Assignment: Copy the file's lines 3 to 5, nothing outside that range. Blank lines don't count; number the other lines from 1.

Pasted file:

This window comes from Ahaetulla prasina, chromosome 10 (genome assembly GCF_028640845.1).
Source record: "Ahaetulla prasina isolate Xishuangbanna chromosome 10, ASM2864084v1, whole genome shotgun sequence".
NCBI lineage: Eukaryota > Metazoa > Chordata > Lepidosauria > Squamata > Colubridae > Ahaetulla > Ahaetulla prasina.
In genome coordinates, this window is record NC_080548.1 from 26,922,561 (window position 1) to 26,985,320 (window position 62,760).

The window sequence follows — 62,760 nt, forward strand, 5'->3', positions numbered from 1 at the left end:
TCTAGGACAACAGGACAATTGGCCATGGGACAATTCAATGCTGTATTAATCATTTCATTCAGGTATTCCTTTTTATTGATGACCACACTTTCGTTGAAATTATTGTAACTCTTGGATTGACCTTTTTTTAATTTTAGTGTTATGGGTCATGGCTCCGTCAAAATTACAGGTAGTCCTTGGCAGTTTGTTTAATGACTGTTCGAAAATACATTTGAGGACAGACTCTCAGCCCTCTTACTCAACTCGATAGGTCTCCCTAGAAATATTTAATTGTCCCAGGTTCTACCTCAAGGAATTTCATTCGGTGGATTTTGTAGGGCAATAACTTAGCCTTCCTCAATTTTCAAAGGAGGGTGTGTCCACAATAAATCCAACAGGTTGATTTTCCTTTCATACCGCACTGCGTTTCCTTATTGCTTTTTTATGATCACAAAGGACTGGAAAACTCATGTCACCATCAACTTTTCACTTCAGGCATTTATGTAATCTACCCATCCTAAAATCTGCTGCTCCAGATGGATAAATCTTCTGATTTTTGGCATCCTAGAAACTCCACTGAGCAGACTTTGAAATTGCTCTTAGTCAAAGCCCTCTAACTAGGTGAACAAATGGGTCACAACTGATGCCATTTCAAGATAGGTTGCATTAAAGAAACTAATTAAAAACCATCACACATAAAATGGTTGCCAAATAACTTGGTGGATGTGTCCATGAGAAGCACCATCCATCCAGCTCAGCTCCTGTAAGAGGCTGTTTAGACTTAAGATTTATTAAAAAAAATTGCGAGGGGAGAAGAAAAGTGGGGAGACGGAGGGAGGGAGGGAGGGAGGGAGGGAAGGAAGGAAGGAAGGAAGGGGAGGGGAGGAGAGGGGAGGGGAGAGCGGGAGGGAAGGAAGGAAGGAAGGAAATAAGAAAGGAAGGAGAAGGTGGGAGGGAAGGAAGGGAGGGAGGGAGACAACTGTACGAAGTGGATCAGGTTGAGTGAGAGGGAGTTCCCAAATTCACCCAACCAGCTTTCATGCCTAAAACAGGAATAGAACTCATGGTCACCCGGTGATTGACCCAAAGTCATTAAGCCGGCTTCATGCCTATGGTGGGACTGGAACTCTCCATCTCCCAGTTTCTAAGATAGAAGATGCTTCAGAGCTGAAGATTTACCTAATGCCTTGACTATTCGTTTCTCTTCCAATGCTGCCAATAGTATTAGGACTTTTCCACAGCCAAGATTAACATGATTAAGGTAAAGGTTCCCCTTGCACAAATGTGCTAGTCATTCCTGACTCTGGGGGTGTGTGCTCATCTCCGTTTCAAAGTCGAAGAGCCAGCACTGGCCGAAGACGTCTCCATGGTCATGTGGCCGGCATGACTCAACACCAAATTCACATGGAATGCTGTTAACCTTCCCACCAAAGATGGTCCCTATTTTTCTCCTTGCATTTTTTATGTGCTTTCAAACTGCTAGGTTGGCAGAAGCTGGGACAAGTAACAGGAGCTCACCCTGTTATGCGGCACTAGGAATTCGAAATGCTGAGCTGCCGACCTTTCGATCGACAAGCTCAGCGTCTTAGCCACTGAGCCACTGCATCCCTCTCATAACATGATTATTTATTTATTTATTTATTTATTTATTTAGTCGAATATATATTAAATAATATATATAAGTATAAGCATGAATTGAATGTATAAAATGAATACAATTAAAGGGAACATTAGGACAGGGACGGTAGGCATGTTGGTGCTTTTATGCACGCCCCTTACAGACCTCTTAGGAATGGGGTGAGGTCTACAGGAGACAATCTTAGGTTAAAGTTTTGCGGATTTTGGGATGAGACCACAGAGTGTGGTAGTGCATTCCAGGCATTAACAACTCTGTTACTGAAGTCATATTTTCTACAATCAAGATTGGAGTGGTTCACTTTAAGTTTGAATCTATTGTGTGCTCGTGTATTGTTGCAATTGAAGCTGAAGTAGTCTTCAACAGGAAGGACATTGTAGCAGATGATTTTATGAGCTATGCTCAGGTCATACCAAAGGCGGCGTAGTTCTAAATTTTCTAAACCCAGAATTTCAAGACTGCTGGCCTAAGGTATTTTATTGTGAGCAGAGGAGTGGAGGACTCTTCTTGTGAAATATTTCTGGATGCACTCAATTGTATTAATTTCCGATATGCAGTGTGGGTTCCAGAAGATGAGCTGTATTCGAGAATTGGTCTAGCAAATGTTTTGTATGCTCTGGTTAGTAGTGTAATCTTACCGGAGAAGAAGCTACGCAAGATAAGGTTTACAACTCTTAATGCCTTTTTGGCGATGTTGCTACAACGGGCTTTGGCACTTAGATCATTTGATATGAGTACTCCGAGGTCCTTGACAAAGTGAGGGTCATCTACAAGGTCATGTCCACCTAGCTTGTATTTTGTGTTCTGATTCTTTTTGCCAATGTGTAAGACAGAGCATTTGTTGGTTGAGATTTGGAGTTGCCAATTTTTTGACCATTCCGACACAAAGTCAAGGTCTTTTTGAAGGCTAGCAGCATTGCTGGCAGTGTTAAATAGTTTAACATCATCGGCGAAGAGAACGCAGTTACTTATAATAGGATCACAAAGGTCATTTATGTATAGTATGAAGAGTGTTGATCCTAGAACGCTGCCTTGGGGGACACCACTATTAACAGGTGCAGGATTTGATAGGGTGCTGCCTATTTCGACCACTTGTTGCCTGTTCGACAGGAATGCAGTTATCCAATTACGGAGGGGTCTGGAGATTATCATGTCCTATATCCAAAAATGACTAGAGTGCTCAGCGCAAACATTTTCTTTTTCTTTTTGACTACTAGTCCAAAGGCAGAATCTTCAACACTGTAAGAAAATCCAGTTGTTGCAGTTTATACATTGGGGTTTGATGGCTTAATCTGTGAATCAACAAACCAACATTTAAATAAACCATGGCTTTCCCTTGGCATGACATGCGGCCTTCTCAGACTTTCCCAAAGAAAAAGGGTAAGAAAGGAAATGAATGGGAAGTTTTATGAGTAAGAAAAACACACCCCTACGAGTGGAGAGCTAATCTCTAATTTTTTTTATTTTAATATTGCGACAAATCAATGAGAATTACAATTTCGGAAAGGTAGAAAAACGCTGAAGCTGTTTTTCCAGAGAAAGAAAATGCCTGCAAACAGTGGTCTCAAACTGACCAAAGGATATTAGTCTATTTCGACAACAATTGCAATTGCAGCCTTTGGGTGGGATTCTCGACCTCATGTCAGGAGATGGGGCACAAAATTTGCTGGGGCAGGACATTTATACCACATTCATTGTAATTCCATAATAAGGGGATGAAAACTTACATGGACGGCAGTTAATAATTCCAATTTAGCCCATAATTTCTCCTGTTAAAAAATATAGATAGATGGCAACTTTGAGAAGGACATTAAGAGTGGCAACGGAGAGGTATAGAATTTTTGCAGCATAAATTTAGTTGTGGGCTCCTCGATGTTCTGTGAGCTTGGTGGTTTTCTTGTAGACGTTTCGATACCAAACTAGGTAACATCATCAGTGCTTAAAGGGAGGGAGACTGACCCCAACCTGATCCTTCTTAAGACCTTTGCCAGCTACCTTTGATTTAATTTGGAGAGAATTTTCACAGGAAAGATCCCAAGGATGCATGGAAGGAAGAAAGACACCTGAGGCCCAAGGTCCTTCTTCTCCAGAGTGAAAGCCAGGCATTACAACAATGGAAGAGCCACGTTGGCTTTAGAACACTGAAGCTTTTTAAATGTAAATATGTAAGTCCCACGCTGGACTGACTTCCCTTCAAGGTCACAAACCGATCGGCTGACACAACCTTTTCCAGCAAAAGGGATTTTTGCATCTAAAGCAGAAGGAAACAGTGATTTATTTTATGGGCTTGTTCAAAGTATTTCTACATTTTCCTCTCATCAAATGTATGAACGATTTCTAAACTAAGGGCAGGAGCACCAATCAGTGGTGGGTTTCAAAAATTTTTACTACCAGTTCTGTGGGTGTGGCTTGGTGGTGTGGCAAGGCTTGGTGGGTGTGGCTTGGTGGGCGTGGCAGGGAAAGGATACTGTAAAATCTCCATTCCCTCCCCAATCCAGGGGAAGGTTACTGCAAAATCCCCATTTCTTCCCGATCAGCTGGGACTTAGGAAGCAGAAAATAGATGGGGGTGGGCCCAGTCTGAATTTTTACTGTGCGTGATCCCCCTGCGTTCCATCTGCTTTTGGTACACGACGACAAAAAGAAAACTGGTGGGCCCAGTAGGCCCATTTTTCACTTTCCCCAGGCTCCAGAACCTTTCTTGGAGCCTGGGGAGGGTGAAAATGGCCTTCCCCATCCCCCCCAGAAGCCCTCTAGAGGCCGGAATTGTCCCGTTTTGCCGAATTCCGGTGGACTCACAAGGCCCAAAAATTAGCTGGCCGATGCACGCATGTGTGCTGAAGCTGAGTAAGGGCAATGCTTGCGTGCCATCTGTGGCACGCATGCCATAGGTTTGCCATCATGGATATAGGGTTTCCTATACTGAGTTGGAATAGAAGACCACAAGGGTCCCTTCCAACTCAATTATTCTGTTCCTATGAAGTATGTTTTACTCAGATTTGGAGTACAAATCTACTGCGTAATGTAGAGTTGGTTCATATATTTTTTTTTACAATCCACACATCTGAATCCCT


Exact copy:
NCBI lineage: Eukaryota > Metazoa > Chordata > Lepidosauria > Squamata > Colubridae > Ahaetulla > Ahaetulla prasina.
In genome coordinates, this window is record NC_080548.1 from 26,922,561 (window position 1) to 26,985,320 (window position 62,760).

The window sequence follows — 62,760 nt, forward strand, 5'->3', positions numbered from 1 at the left end: